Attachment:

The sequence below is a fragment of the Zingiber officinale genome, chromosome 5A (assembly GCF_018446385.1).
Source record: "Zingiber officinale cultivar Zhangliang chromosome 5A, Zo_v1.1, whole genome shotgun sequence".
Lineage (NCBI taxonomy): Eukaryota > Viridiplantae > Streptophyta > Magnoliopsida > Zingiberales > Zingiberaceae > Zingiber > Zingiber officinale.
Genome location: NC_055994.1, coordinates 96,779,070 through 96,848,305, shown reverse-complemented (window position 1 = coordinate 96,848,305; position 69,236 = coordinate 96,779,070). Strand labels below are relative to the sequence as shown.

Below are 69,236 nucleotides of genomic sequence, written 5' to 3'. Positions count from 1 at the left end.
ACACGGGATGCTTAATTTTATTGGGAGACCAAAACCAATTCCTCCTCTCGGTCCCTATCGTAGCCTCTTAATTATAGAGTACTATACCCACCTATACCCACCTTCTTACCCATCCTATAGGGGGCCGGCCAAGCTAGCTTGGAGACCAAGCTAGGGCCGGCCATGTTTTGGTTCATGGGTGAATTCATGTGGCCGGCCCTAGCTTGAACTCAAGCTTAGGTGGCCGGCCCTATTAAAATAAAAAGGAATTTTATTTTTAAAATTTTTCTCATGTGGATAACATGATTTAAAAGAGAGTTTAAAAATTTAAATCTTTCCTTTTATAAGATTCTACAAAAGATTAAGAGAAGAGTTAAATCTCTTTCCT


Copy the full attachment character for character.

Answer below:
The sequence below is a fragment of the Zingiber officinale genome, chromosome 5A (assembly GCF_018446385.1).
Source record: "Zingiber officinale cultivar Zhangliang chromosome 5A, Zo_v1.1, whole genome shotgun sequence".
Lineage (NCBI taxonomy): Eukaryota > Viridiplantae > Streptophyta > Magnoliopsida > Zingiberales > Zingiberaceae > Zingiber > Zingiber officinale.
Genome location: NC_055994.1, coordinates 96,779,070 through 96,848,305, shown reverse-complemented (window position 1 = coordinate 96,848,305; position 69,236 = coordinate 96,779,070). Strand labels below are relative to the sequence as shown.

Below are 69,236 nucleotides of genomic sequence, written 5' to 3'. Positions count from 1 at the left end.
ACACGGGATGCTTAATTTTATTGGGAGACCAAAACCAATTCCTCCTCTCGGTCCCTATCGTAGCCTCTTAATTATAGAGTACTATACCCACCTATACCCACCTTCTTACCCATCCTATAGGGGGCCGGCCAAGCTAGCTTGGAGACCAAGCTAGGGCCGGCCATGTTTTGGTTCATGGGTGAATTCATGTGGCCGGCCCTAGCTTGAACTCAAGCTTAGGTGGCCGGCCCTATTAAAATAAAAAGGAATTTTATTTTTAAAATTTTTCTCATGTGGATAACATGATTTAAAAGAGAGTTTAAAAATTTAAATCTTTCCTTTTATAAGATTCTACAAAAGATTAAGAGAAGAGTTAAATCTCTTTCCT